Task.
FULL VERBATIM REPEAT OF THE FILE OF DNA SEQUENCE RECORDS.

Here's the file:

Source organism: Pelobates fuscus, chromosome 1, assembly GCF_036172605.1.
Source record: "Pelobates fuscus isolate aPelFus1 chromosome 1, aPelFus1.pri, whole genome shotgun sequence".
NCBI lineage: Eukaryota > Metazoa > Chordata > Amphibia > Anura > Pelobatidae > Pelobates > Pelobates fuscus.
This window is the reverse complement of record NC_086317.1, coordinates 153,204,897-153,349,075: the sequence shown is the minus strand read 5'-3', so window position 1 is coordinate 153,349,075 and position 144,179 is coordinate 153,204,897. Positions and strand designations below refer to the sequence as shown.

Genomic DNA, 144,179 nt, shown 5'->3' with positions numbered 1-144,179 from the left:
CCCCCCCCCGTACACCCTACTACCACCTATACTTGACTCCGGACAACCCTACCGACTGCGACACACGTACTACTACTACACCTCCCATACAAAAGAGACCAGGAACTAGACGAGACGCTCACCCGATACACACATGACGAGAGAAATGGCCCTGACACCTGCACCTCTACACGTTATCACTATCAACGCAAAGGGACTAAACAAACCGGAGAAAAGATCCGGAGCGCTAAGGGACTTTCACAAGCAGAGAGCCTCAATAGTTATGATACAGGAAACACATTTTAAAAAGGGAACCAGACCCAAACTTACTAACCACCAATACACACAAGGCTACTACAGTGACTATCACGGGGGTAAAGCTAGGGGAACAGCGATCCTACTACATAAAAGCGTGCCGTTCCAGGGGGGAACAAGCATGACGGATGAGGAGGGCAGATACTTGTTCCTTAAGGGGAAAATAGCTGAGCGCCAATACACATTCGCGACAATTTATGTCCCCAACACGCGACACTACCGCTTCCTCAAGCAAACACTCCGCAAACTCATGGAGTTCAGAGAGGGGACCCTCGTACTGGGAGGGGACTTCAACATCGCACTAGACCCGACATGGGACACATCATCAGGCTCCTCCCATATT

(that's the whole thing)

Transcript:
Source organism: Pelobates fuscus, chromosome 1, assembly GCF_036172605.1.
Source record: "Pelobates fuscus isolate aPelFus1 chromosome 1, aPelFus1.pri, whole genome shotgun sequence".
NCBI lineage: Eukaryota > Metazoa > Chordata > Amphibia > Anura > Pelobatidae > Pelobates > Pelobates fuscus.
This window is the reverse complement of record NC_086317.1, coordinates 153,204,897-153,349,075: the sequence shown is the minus strand read 5'-3', so window position 1 is coordinate 153,349,075 and position 144,179 is coordinate 153,204,897. Positions and strand designations below refer to the sequence as shown.

Genomic DNA, 144,179 nt, shown 5'->3' with positions numbered 1-144,179 from the left:
CCCCCCCCCGTACACCCTACTACCACCTATACTTGACTCCGGACAACCCTACCGACTGCGACACACGTACTACTACTACACCTCCCATACAAAAGAGACCAGGAACTAGACGAGACGCTCACCCGATACACACATGACGAGAGAAATGGCCCTGACACCTGCACCTCTACACGTTATCACTATCAACGCAAAGGGACTAAACAAACCGGAGAAAAGATCCGGAGCGCTAAGGGACTTTCACAAGCAGAGAGCCTCAATAGTTATGATACAGGAAACACATTTTAAAAAGGGAACCAGACCCAAACTTACTAACCACCAATACACACAAGGCTACTACAGTGACTATCACGGGGGTAAAGCTAGGGGAACAGCGATCCTACTACATAAAAGCGTGCCGTTCCAGGGGGGAACAAGCATGACGGATGAGGAGGGCAGATACTTGTTCCTTAAGGGGAAAATAGCTGAGCGCCAATACACATTCGCGACAATTTATGTCCCCAACACGCGACACTACCGCTTCCTCAAGCAAACACTCCGCAAACTCATGGAGTTCAGAGAGGGGACCCTCGTACTGGGAGGGGACTTCAACATCGCACTAGACCCGACATGGGACACATCATCAGGCTCCTCCCATATT